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Ping Updates: 'Ping Sidebar' Coming Soon? Record Labels Miffed at Secrecy


Aside from the occasional discussion of the Apple-Facebook negotiations prior to the launch of Apple's social networking service for music earlier this month, things have been fairly quiet when it comes to Ping. A change to Apple's iTunes Store terms and conditions today hints, however, that some changes may be afoot.

The new terms and conditions, which customers must agree to before proceeding with new purchases or downloads, mention a feature called "Ping Sidebar" that appears to be related to the serving of recommendations based on a user's activity in their iTunes library. According to the summary of the changes to the terms:

We have changed the iTunes Store Terms and Conditions to provide you with notice that if you have opted in to the Ping social network and use the new Ping Sidebar, iTunes will send information to Apple about the content you select in your iTunes library in order to provide you with Ping personal recommendations. If you do not want iTunes to send this information to Apple, you may hide the Ping Sidebar or opt out of Ping.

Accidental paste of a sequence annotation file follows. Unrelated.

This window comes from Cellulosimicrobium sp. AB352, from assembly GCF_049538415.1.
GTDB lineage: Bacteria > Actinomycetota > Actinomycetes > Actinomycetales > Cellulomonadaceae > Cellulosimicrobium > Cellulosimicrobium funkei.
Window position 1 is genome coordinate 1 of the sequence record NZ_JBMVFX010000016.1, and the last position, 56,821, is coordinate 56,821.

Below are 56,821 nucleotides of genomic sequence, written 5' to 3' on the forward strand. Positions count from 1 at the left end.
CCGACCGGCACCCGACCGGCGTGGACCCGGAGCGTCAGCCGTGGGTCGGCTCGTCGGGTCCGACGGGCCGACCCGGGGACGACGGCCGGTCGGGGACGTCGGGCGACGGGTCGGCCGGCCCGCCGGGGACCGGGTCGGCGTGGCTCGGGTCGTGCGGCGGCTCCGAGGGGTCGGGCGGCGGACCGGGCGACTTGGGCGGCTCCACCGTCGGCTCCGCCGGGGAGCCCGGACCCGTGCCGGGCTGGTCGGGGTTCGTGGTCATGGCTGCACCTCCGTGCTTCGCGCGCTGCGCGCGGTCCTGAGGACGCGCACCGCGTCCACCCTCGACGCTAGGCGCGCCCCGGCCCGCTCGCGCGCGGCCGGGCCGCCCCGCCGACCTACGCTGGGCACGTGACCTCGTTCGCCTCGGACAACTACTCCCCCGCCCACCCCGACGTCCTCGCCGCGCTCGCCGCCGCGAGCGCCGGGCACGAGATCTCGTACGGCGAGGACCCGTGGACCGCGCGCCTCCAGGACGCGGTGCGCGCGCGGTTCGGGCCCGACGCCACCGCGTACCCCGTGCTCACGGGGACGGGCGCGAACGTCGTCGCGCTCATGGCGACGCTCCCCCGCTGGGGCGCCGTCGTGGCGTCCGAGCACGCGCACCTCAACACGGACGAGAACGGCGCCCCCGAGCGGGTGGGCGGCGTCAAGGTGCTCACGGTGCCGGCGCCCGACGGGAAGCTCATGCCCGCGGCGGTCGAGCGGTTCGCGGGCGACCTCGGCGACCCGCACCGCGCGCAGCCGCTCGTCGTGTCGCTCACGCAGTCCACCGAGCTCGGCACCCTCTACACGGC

The actual changes to the terms include mention of "other users you may want to follow, concerts and related information, or other Products you may want to purchase" as examples of Ping personal recommendations that could be generated from this information sent back to Apple.

While Apple has offered suggestions of artists and other users for Ping users to follow, the "Ping Sidebar" appears to be a new feature offering additional types of recommendations based directly on your own iTunes library, similar in some ways to how the Genius Sidebar in iTunes can offer recommendations for music purchases. The Ping Sidebar has apparently yet to make its appearance in iTunes, however, so the full extent of its capabilities is not yet known.

On another Ping-related note, Fast Company earlier this week reported on the early reaction to Ping on the part of the music industry. According to the report's sources, music labels are miffed that they were not consulted prior to Apple's launching of the service, as the company went straight to the management of selected artists to secure their involvement at launch.

According to several music industry insiders, Ping has so far been a disappointment. "It's not a game changer," said one source, who described reaction to the iTunes' network as indifferent. A reason for this lack of enthusiasm is due to Apple keeping record labels out of the loop. Another music industry source said labels were not briefed on Ping until the day of or day after the service's launch.

"In keeping with their general practice of keeping things really, really tight, [Apple] didn't tell anyone about Ping," the source explains. "I'd say that you had a few annoyed people."

The report points to a music distributor who has reported that Apple is still manually adding artist pages to Ping one-by-one, a process that is slowing expansion of the service.